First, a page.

Seriously ill US explorer describes his ‘crazy adventure’ after Turkey cave rescue

A US explorer rescued from a Turkish cave more than a week after he fell seriously ill has described the ordeal as a “crazy, crazy adventure”.

Mark Dickey, 40, developed stomach problems on 2 September while examining the depths of the Morca cave, a remote complex of narrow underground tunnels in southern Turkey’s Taurus mountains.

He was finally brought back to the surface late on Monday, according to the Speleological Federation of Turkey.

“Mark Dickey is out of the Morca cave. He is fine and is being tended to by emergency medical worker in the encampment above,” the federation said. “Thus, the cave rescue part of the operation has ended successfully. We congratulate all those who have contributed!”

US explorer Mark Dickey is lifted out of the Morca cave.
US explorer Mark Dickey is lifted out of the Morca cave. Photograph: Anadolu Agency/Getty Images

“It is amazing to be above ground again,” Dickey told reporters as he lay on a stretcher in the early hours of Tuesday. He thanked the Turkish government for saving his life with its rapid response as well as the international caving community, Turkish cavers and Hungarian Cave Rescue, among others.

The Morca cave is Turkey’s third-deepest, its lowest point reaching nearly 1.3km (0.8 miles) below ground. Dickey and several other people on the expedition were mapping the cave system for the Anatolian Speleology Group Association.

Rescuers watch as Mark Dickey is lifted from the Morca cave.
About 190 experts from seven countries took part in Mark Dickey’s rescue. Photograph: Anadolu Agency/Getty Images

Dickey fell ill at a depth of 1,120 metres (3,700ft), sparking what organisers said was one of the largest and most complicated underground rescue operations ever mounted.

The American was first treated inside the cave by a Hungarian doctor who went down the cave on 3 September. Doctors and rescuers then took turns caring for him. The cause of Dickey’s illness was not clear.

On Tuesday, Dickey said that in the cave he had started to throw up large quantities of blood. “My consciousness started to get harder to hold on to, and I reached the point where I thought ‘I’m not going to live,’” he told reporters.

The biggest challenges for the rescuers getting him out of the cave were the vertical sections and navigating through mud and water at low temperatures in the horizontal sections. There was also the psychological toll of staying inside a dark, damp cave for extended periods of time.

Around 190 experts from Bulgaria, Croatia, Hungary, Italy, Poland and Turkey took part in the rescue, including doctors, paramedics and experienced cavers. Teams comprised of a doctor and three to four other rescuers took turns staying by his side at all times.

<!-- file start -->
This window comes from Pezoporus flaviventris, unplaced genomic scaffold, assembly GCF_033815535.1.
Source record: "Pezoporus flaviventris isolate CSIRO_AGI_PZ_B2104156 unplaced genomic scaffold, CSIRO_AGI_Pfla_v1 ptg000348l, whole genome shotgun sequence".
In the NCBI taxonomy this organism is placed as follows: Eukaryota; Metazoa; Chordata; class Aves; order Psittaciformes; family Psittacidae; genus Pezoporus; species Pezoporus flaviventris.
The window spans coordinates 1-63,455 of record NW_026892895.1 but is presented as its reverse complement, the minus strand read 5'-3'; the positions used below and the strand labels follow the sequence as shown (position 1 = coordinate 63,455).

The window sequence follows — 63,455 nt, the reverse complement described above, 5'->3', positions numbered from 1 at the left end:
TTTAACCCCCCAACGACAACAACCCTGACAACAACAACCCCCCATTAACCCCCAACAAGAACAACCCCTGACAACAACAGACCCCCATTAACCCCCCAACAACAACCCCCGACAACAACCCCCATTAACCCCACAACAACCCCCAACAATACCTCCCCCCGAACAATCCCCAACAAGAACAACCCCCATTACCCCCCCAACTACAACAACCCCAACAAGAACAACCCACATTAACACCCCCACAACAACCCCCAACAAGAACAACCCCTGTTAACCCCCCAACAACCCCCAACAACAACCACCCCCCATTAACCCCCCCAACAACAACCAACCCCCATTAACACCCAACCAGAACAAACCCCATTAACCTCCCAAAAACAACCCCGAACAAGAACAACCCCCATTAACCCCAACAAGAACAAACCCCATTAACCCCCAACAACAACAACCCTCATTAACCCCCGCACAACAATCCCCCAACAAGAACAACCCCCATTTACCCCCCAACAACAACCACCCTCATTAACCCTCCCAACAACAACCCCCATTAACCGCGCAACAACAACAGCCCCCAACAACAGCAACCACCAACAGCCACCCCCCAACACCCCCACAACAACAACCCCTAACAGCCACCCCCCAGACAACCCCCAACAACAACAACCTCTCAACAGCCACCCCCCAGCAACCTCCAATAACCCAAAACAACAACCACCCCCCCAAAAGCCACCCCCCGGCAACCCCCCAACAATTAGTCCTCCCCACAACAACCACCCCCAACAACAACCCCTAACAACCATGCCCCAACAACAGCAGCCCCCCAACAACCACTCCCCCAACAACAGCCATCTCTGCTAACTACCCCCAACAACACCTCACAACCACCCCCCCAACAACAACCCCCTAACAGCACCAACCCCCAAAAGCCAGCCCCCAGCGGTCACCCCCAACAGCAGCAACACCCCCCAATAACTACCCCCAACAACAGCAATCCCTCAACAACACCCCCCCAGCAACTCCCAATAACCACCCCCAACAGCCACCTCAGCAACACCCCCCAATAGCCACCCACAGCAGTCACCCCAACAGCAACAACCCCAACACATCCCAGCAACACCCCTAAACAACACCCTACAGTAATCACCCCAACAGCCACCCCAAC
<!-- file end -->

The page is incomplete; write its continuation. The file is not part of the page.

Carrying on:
The rescue began on Saturday after doctors, who administered IV fluids and blood, determined that Dickey could make the arduous ascent.

Before the evacuation could begin, rescuers first had to widen some of the cave’s narrow passages, install ropes to pull him up vertical shafts on a stretcher and set up temporary camps along the way.

Mark Dickey is transported to an ambulance on a stretcher after his rescue.
Mark Dickey is transported to an ambulance on a stretcher after his rescue. Photograph: Anadolu Agency/Getty Images

Before the successful rescue, officials said Dickey’s health had been steadily improving for a few days.

“He is in good health in general. He continues to be fed with liquids,” Cenk Yildiz, the head of the local branch of Turkey’s emergency response service, told reporters late on Sunday.

“We have resolved his stomach bleeding issues with plasma and serum support.”

Dickey became ill on 2 September, but it took until the next morning to notify people above ground.

Turkish authorities made a video message available that showed Dickey standing and moving around on Thursday. While alert and talking, he said he was not “healed on the inside” and needed a lot of help to get out of the cave.

After his rescue, the head of Turkey’s Disaster and Emergency Management Presidency, Okay Memis, told a news conference that the health of Dickey was “very good.”

The European Cave Rescue Association (Ecra) said many rescuers remained in the cave to remove rope and rescue equipment used during the operation.

The association expressed its “huge gratitude to the many cave rescuers from seven different countries who contributed to the success of this cave rescue operation.”

In an earlier statement it had said Dickey was a “well-known figure in the international speleological community, a highly trained caver, and a cave rescuer himself.”

“In addition to his activities as a speleologist, he is also the secretary of the Ecra medical committee and an instructor for cave rescue organisations in the USA.”

In a statement, Dickey’s parents said they were filled with “incredible joy” at the news of his safe removal from the cave.

Agence France-Presse and Associated Press contributed to this report